This document contains forward-looking statements and information – that is, statements related to future, not past, events. These statements may be identified by words such as "expects," "looks forward to," "anticipates," "intends," "plans," "believes," "seeks," "estimates," "will," "project" or words of similar meaning. Such statements are based on the current expectations and certain assumptions of Siemens' management, and are, therefore, subject to certain risks and uncertainties. A variety of factors, many of which are beyond Siemens' control, affect Siemens' operations, performance, business strategy and results and could cause the actual results, performance or achievements of Siemens to be materially different from any future results, performance or achievements that may be expressed or implied by such forward-looking statements. In particular, Siemens is strongly affected by changes in general economic and business conditions as these directly impact its processes, customers and suppliers. This may negatively impact our revenue development and the realization of greater capacity utilization as a result of growth. Yet due to their diversity, not all of Siemens' businesses are equally affected by changes in economic conditions; considerable differences exist in the timing and magnitude of the effects of such changes. This effect is amplified by the fact that, as a global company, Siemens is active in countries with economies that vary widely in terms of growth rate. Uncertainties arise from, among other things, the risk of customers delaying the conversion of recognized orders into revenue or cancelling recognized orders, of prices declining as a result of adverse market conditions by more than is currently anticipated by Siemens' management or of functional costs increasing in anticipation of growth that is not realized as expected. Other factors that may cause Siemens' results to deviate from expectations include developments in the financial markets, including fluctuations in interest and exchange rates (in particular in relation to the U.S. dollar and the currencies of emerging markets such as China, India and Brazil), in commodity and equity prices, in debt prices (credit spreads) and in the value of financial assets generally. Any changes in interest rates or other assumptions used in calculating obligations for pension plans and similar commitments may impact Siemens' defined benefit obligations and the anticipated performance of pension plan assets resulting in unexpected changes in the funded status of Siemens' pension and other post-employment benefit plans. Any increase in market volatility, deterioration in the capital markets, decline in the conditions for the credit business, uncertainty related to the subprime, financial market and liquidity crises, or fluctuations in the future financial performance of the major industries served by Siemens may have unexpected effects on Siemens' results. Furthermore, Siemens faces risks and uncertainties in connection with: disposing of business activities, certain strategic reorientation measures; the performance of its equity interests and strategic alliances; the challenge of integrating major acquisitions, implementing joint ventures and other significant portfolio measures; the introduction of competing products or technologies by other companies or market entries by new competitors; changing competitive dynamics (particularly in developing markets); the risk that new products or services will not be accepted by customers targeted by Siemens; changes in business strategy; the interruption of our supply chain, including the inability of third parties to deliver parts, components and services on time resulting for example from natural disasters; the outcome of pending investigations, legal proceedings and actions resulting from the findings of, or related to the subject matter of, such investigations; the potential impact of such investigations and proceedings on Siemens' business, including its relationships with governments and other customers; the potential impact of such matters on Siemens' financial statements, and various other factors. More detailed information about certain of the risk factors affecting Siemens is contained throughout this report and in Siemens' other filings with the SEC, which are available on the Siemens website,, and on the SEC's website, Should one or more of these risks or uncertainties materialize, or should underlying assumptions prove incorrect, actual results may vary materially from those described in the relevant forward-looking statement as expected, anticipated, intended, planned, believed, sought, estimated or projected. Siemens neither intends to, nor assumes any obligation to, update or revise these forward-looking statements in light of developments which differ from those anticipated.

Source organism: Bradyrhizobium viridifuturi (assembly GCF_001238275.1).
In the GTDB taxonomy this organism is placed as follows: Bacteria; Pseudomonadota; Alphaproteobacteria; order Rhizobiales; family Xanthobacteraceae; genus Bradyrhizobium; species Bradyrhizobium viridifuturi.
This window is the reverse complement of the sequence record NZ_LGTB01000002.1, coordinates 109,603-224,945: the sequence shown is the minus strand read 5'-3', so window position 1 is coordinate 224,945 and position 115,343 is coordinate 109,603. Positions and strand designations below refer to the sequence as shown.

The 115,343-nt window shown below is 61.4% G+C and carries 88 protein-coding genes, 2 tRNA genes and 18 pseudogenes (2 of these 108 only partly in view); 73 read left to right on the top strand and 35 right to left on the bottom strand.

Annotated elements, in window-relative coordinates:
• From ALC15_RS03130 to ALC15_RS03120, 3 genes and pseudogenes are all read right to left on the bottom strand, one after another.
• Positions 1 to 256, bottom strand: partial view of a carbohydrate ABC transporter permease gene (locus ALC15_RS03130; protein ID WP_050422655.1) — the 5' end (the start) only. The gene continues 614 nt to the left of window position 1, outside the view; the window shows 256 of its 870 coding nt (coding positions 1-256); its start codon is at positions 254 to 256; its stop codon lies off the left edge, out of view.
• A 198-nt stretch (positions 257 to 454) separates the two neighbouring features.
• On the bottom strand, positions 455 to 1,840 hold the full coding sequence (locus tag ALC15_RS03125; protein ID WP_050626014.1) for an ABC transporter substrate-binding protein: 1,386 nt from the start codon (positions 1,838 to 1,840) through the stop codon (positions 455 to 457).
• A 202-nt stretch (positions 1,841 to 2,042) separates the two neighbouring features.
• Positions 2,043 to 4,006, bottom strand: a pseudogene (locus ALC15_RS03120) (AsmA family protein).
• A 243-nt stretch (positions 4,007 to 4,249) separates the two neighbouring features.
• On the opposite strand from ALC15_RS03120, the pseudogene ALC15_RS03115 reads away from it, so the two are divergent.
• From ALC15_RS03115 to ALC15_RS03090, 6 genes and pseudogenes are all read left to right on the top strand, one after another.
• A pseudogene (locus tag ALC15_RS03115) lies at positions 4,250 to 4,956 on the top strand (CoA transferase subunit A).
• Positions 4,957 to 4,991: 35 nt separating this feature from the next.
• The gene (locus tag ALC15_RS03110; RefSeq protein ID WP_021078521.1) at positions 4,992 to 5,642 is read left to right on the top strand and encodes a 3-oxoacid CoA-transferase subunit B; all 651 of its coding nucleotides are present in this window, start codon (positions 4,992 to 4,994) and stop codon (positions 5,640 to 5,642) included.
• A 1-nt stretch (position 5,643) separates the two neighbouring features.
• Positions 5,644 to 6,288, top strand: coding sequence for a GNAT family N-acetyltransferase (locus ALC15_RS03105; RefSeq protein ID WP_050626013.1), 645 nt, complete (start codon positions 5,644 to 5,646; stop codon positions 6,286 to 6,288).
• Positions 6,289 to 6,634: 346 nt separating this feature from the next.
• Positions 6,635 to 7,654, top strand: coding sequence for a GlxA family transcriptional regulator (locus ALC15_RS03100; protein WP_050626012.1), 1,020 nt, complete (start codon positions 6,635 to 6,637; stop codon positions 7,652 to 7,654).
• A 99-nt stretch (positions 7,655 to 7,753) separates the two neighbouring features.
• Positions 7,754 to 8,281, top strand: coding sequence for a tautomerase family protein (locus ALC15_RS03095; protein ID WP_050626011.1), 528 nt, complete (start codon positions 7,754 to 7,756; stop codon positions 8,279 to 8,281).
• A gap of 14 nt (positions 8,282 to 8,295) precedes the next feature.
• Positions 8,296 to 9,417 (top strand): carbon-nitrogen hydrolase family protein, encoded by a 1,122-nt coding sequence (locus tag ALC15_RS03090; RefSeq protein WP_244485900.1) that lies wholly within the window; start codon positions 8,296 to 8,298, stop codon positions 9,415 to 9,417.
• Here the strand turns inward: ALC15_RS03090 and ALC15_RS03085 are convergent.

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Alexander Becker

Siemens AG

Wittelsbacherplatz 2
80333 Munich

+49 (89) 636-36558